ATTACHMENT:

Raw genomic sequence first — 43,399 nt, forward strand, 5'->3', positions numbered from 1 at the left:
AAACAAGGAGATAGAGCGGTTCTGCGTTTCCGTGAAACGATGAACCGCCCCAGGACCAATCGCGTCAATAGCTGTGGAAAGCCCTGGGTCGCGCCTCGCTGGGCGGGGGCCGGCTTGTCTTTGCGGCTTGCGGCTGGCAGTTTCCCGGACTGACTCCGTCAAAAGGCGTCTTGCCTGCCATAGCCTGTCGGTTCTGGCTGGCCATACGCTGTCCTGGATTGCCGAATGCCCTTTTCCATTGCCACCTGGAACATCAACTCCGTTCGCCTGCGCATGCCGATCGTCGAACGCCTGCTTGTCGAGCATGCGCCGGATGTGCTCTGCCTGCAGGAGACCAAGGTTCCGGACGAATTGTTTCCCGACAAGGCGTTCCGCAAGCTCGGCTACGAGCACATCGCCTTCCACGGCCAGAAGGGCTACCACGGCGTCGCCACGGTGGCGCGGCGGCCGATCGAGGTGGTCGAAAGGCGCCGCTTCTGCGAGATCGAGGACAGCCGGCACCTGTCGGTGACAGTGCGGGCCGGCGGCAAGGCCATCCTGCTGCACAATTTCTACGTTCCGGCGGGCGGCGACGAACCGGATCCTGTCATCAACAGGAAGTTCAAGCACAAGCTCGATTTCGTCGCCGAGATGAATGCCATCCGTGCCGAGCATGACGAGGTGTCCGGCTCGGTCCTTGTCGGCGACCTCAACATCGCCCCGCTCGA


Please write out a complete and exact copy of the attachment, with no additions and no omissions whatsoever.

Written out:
Raw genomic sequence first — 43,399 nt, forward strand, 5'->3', positions numbered from 1 at the left:
AAACAAGGAGATAGAGCGGTTCTGCGTTTCCGTGAAACGATGAACCGCCCCAGGACCAATCGCGTCAATAGCTGTGGAAAGCCCTGGGTCGCGCCTCGCTGGGCGGGGGCCGGCTTGTCTTTGCGGCTTGCGGCTGGCAGTTTCCCGGACTGACTCCGTCAAAAGGCGTCTTGCCTGCCATAGCCTGTCGGTTCTGGCTGGCCATACGCTGTCCTGGATTGCCGAATGCCCTTTTCCATTGCCACCTGGAACATCAACTCCGTTCGCCTGCGCATGCCGATCGTCGAACGCCTGCTTGTCGAGCATGCGCCGGATGTGCTCTGCCTGCAGGAGACCAAGGTTCCGGACGAATTGTTTCCCGACAAGGCGTTCCGCAAGCTCGGCTACGAGCACATCGCCTTCCACGGCCAGAAGGGCTACCACGGCGTCGCCACGGTGGCGCGGCGGCCGATCGAGGTGGTCGAAAGGCGCCGCTTCTGCGAGATCGAGGACAGCCGGCACCTGTCGGTGACAGTGCGGGCCGGCGGCAAGGCCATCCTGCTGCACAATTTCTACGTTCCGGCGGGCGGCGACGAACCGGATCCTGTCATCAACAGGAAGTTCAAGCACAAGCTCGATTTCGTCGCCGAGATGAATGCCATCCGTGCCGAGCATGACGAGGTGTCCGGCTCGGTCCTTGTCGGCGACCTCAACATCGCCCCGCTCGA